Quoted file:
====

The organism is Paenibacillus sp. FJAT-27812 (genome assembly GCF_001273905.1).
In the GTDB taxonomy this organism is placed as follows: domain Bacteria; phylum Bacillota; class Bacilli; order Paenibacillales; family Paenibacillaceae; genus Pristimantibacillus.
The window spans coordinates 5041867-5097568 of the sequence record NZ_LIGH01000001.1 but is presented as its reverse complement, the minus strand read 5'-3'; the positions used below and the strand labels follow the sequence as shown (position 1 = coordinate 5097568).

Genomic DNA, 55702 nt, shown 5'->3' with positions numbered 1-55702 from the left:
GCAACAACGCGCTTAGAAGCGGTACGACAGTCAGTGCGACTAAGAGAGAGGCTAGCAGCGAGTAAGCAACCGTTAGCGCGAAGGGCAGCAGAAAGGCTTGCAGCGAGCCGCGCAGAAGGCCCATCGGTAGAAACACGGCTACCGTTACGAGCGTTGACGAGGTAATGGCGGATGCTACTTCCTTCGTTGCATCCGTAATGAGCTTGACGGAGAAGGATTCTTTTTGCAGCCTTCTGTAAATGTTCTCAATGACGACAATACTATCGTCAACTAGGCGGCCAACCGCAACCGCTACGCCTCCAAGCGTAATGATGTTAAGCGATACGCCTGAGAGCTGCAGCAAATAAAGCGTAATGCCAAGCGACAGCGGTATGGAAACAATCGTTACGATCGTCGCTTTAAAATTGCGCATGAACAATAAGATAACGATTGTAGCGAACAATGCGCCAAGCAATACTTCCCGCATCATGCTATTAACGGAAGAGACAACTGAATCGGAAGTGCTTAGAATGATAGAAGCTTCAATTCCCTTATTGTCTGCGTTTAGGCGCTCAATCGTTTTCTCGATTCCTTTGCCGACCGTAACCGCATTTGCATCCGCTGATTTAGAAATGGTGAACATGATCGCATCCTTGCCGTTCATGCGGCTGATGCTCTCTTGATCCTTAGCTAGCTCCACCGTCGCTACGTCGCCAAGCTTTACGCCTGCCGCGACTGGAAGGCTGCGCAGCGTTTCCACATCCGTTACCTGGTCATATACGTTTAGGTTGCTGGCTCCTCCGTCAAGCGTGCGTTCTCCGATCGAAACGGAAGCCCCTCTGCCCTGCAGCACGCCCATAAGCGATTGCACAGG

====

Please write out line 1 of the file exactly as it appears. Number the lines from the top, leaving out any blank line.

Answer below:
The organism is Paenibacillus sp. FJAT-27812 (genome assembly GCF_001273905.1).